“Why were you ashamed to walk past them?” all my grandchildren pondered, “was he not very nice to women?”
“No, not quite,” I responded. “Many times young men would use offensive language, swear excessively, and even fistfight right in front of the other girls and me,” [29]. This shouldn’t have surprised me, though. Men abused women, punched each other for sport, and were extremely violent; they were the leaders of the house, and us women knew to be submissive to them. That was just men’s nature. However, I do not want to make childhood sound like there was no fun to be had. We made time for swimming in nearby rivers a ritual during the summer months. A large group of children, myself always included, would run down to the river in anticipation of the cool, refreshing waters. We would frolic and play for as long as time (and our mothers) allowed. Usually, our mothers would end up having to chase us out of the water with nettle or a cattle switch [39],” I remembered with delight.
“During other times of the year, though, we had a multitude of games we would play. Sometimes all the boys and girls would play together, especially in games like catch, wattle fence, and radish. My favorite pastime was probably daydreaming with my rag dolls. I would pretend that my dolls were real, sometimes making them masters over peasantry, marrying them to each other, or playing as most girls do [42]. The young boys often...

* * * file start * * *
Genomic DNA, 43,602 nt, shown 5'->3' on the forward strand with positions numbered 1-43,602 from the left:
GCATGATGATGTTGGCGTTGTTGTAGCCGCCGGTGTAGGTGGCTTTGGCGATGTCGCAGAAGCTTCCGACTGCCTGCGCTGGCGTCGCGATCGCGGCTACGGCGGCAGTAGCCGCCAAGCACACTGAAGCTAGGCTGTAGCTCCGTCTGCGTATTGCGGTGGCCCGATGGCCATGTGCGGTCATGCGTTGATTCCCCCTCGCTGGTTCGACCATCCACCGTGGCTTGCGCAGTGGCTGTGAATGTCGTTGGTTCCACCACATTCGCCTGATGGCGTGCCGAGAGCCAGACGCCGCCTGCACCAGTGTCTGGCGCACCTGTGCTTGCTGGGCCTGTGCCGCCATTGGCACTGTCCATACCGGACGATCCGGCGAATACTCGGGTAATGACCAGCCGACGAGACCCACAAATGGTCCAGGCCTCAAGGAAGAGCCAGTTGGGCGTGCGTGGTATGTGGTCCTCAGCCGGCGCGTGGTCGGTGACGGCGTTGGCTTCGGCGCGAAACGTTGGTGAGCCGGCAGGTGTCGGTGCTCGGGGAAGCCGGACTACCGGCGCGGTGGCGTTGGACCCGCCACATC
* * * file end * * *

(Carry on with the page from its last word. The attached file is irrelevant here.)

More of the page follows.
Other Essays Like Village Life In Late Tsarist Russia

Russia Was in Crisis at the Beginning of the 20th Century

1719 words - 7 pages Russia entered the 20th century headed by Tzar Nicholas II, the figurehead of a dynasty that had long since descended into absurdity and a decadent and self-indulgent use of power. This dysfunctional leadership was not only a significant cause of, but also representative of the greater crisis Russia was undergoing on a political, economic and social level as Russia was “An 18th century country living in a 20th century world” . Any historian

Could Tsarism Have Saved Itself In The Last Decade Of The XIX Century And The First Decade Of The XX Century?

1778 words - 8 pages his actions.Stolypin was also a big character that had plans on land reform and like Witte, he was prepared to strengthen Tsarism. He was to introduce land reform in order to calm the opposition. The land prices were high and the liberation of the peasants from serfdom did not change much their conditions. Stolypin was assassinated after declaring that it required twenty years to change Russia . If the Tsarist government had supported Witte's and